White Owl Cigars Pitchman – Voice of Heat Miser Dies at 94

George S. Irving the voice of the beloved ‘Heat Miser’ from popular children’s Christmas special, “A Year Without A Santa Claus” and the famed pitchman for White Owl cigars on television, died at the age of 94. His daughter, Katherine Irving, said the cause of death was heart failure.

“George had a proficient jaw line with wavy hair and an unforgettable baritone voice”, said James Morgan, artistic director who worked with Irving at the York Theater. “He didn’t need a microphone,” said James Morgan. “He had this incredibly resonant voice, and total precision of diction. You can hear him on recordings — his voice just pops out from everybody else.”

On Nov. 1, 1922, in Springfield, Mass., George Irving Shelasky was born to Abraham Shelasky and Rebecca Sack.

“When I was 13 or 14, I sang in synagogues and churches when I was a boy soprano,” Mr. Irving told the theater website Broadway World. “We had a very good dramatics teacher in high school. We did ‘Julius Caesar’ and Chekhov.”

After graduating from High School, George earned a scholarship to study drama at the Leland Powers School in Boston. A year later he secured chorus work in St. Louis, MO at an outdoor theater known as the Muny.

It was here that George replaced another actor in the play, “Show Boat” and to his luck in the audience that night was Oscar Hammerstien II the musical lyricist. This chance meeting led to a job in the chorus of “Oklahoma!”

“We all gathered upstairs at the Guild Theater, and Dick Rodgers played the score for us for the first time,” he told Broadway World. “Oscar was there and he sort of mumbled the lyrics a little.”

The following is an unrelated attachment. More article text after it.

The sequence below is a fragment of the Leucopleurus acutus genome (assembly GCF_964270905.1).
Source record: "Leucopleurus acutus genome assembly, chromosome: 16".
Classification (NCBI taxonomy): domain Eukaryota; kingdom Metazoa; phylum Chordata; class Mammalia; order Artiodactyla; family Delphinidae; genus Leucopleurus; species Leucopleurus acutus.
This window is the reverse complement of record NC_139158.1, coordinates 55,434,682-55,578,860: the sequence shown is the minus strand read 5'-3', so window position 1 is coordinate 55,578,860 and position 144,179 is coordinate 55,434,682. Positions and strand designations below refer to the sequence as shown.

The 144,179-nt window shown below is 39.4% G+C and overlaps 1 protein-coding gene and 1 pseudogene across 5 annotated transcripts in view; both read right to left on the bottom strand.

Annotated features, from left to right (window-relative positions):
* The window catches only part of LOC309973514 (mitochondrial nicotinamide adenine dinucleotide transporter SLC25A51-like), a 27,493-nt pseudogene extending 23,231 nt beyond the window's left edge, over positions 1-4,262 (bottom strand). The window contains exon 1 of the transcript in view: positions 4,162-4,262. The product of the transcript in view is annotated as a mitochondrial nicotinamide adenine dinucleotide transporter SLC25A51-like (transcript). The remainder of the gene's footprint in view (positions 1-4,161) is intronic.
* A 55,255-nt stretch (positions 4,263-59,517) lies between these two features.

Shortly thereafter George felt the call of WW II and enlisted into the U.S. Army, serving in the military’s Entertainment branch stationed in the Philippines and Korea.

Upon his discharge, George went back to Broadway and was cast in the popular “Call Me Mister” a show about soldiers returning from war. It was here on the set that George fell in love and met his future wife, Maria Karnilova.

In 1973 Mr. Irving won a Tony in the show “Irene” for best featured actor in a musical. Clive Barnes of The New York Times called Mr. Irving’s performance “by far the most professional and polished,” and said his Madame Lucy “stole a show that was never guarded as closely as it might have been.”

Mr. Irving was a regular on Broadway, in the musicals “Can-Can,” “Bells Are Ringing” and “Irma La Douce,” among others, and in plays like Gore Vidal’s political satire “An Evening With Richard Nixon and…,” in which he played the title role.

Also in the early 1970s, Mr. Irving’s unique face had made him very popular among Americans. One of the television ads that made him a household name was as the pitchman for White Owl cigars. Once you try a White Owl, he said with a cocky smile, “We’re gonna getcha. You know we’re gonna getcha.” After exhaling some smoke, he added, “Oh yeah.”

He later lost this job with White Owl cigars by being overheard saying, “He wanted to get his hands on a big, fat Cuban cigar”.

In 1974 he provided the voice for one of the most beloved children characters of all time the Heat Miser in the animated television movie “The Year Without a Santa Claus.” He returned to the role 34 years later in a sequel, “A Miser Brothers’ Christmas.” He also narrated episodes of the “Underdog” cartoon series.

In addition to his daughter, Mr. Irving is survived by a son, Alexander; three grandchildren; and three great-grandchildren. Ms. Karnilova died in 2001.

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